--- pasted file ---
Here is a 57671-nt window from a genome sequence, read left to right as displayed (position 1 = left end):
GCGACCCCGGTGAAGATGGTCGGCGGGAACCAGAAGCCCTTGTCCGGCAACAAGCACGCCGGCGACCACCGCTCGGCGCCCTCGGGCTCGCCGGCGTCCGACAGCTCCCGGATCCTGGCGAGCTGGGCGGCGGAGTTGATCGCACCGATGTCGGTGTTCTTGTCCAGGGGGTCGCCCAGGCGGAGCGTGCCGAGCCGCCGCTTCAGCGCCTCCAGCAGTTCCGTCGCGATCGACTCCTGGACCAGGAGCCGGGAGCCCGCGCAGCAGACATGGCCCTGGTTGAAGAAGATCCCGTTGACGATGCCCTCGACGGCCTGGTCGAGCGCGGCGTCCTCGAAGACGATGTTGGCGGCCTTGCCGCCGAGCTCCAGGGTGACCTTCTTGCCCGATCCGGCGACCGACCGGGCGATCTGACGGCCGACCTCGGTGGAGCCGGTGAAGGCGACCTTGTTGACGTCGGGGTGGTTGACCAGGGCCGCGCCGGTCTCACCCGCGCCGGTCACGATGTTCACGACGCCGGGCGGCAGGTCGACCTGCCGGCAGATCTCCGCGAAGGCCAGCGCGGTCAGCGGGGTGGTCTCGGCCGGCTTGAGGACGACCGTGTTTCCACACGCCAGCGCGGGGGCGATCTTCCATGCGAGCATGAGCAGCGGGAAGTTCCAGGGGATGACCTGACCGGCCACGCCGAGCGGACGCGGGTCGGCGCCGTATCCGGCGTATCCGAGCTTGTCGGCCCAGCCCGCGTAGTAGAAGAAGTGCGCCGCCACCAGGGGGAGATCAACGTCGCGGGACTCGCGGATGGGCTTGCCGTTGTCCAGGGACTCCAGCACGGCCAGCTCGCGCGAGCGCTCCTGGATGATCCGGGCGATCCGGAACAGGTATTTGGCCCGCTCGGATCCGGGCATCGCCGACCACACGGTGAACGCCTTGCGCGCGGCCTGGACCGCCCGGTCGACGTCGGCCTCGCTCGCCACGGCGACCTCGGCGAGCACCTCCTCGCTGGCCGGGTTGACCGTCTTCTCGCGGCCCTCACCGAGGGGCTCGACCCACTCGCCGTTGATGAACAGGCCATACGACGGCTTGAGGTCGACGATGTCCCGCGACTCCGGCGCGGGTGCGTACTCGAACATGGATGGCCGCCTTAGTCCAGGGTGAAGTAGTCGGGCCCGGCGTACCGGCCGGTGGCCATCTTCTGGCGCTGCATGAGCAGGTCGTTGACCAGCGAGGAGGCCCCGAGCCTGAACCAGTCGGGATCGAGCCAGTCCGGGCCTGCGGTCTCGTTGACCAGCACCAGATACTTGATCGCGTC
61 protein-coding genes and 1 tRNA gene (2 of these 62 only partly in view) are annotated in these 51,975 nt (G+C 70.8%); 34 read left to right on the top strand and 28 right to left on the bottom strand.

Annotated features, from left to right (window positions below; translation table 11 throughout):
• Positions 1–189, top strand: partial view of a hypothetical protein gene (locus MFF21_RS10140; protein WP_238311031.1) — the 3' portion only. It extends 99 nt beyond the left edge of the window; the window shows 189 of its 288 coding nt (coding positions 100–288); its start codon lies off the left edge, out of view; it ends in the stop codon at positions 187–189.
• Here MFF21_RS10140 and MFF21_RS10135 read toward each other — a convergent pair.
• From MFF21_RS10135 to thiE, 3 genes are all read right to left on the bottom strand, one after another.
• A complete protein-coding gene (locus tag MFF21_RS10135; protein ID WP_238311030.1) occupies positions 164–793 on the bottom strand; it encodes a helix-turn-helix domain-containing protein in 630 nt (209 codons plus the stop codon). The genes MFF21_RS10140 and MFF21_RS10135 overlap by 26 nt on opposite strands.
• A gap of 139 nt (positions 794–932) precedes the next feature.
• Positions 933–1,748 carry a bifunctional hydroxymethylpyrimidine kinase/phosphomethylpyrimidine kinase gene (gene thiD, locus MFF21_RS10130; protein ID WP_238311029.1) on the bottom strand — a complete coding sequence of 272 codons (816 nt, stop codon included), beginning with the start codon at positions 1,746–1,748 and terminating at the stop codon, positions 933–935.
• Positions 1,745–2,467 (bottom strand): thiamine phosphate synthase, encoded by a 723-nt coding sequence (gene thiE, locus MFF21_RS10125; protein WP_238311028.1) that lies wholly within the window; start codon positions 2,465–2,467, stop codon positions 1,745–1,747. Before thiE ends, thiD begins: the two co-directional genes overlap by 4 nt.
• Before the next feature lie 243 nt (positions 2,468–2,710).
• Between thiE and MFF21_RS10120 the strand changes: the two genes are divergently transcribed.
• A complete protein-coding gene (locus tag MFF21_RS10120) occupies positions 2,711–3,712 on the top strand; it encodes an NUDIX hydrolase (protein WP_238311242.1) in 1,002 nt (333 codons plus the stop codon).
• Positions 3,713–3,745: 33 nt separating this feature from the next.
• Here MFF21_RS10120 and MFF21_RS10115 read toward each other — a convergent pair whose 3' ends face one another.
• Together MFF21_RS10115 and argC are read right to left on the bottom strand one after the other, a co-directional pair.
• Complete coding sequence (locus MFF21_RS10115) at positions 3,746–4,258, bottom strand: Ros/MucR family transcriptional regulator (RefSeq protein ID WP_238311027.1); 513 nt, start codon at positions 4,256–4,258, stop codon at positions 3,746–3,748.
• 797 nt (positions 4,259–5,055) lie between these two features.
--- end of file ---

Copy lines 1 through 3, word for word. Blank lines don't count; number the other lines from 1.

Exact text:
Here is a 57671-nt window from a genome sequence, read left to right as displayed (position 1 = left end):
GCGACCCCGGTGAAGATGGTCGGCGGGAACCAGAAGCCCTTGTCCGGCAACAAGCACGCCGGCGACCACCGCTCGGCGCCCTCGGGCTCGCCGGCGTCCGACAGCTCCCGGATCCTGGCGAGCTGGGCGGCGGAGTTGATCGCACCGATGTCGGTGTTCTTGTCCAGGGGGTCGCCCAGGCGGAGCGTGCCGAGCCGCCGCTTCAGCGCCTCCAGCAGTTCCGTCGCGATCGACTCCTGGACCAGGAGCCGGGAGCCCGCGCAGCAGACATGGCCCTGGTTGAAGAAGATCCCGTTGACGATGCCCTCGACGGCCTGGTCGAGCGCGGCGTCCTCGAAGACGATGTTGGCGGCCTTGCCGCCGAGCTCCAGGGTGACCTTCTTGCCCGATCCGGCGACCGACCGGGCGATCTGACGGCCGACCTCGGTGGAGCCGGTGAAGGCGACCTTGTTGACGTCGGGGTGGTTGACCAGGGCCGCGCCGGTCTCACCCGCGCCGGTCACGATGTTCACGACGCCGGGCGGCAGGTCGACCTGCCGGCAGATCTCCGCGAAGGCCAGCGCGGTCAGCGGGGTGGTCTCGGCCGGCTTGAGGACGACCGTGTTTCCACACGCCAGCGCGGGGGCGATCTTCCATGCGAGCATGAGCAGCGGGAAGTTCCAGGGGATGACCTGACCGGCCACGCCGAGCGGACGCGGGTCGGCGCCGTATCCGGCGTATCCGAGCTTGTCGGCCCAGCCCGCGTAGTAGAAGAAGTGCGCCGCCACCAGGGGGAGATCAACGTCGCGGGACTCGCGGATGGGCTTGCCGTTGTCCAGGGACTCCAGCACGGCCAGCTCGCGCGAGCGCTCCTGGATGATCCGGGCGATCCGGAACAGGTATTTGGCCCGCTCGGATCCGGGCATCGCCGACCACACGGTGAACGCCTTGCGCGCGGCCTGGACCGCCCGGTCGACGTCGGCCTCGCTCGCCACGGCGACCTCGGCGAGCACCTCCTCGCTGGCCGGGTTGACCGTCTTCTCGCGGCCCTCACCGAGGGGCTCGACCCACTCGCCGTTGATGAACAGGCCATACGACGGCTTGAGGTCGACGATGTCCCGCGACTCCGGCGCGGGTGCGTACTCGAACATGGATGGCCGCCTTAGTCCAGGGTGAAGTAGTCGGGCCCGGCGTACCGGCCGGTGGCCATCTTCTGGCGCTGCATGAGCAGGTCGTTGACCAGCGAGGAGGCCCCGAGCCTGAACCAGTCGGGATCGAGCCAGTCCGGGCCTGCGGTCTCGTTGACCAGCACCAGATACTTGATCGCGTC
61 protein-coding genes and 1 tRNA gene (2 of these 62 only partly in view) are annotated in these 51,975 nt (G+C 70.8%); 34 read left to right on the top strand and 28 right to left on the bottom strand.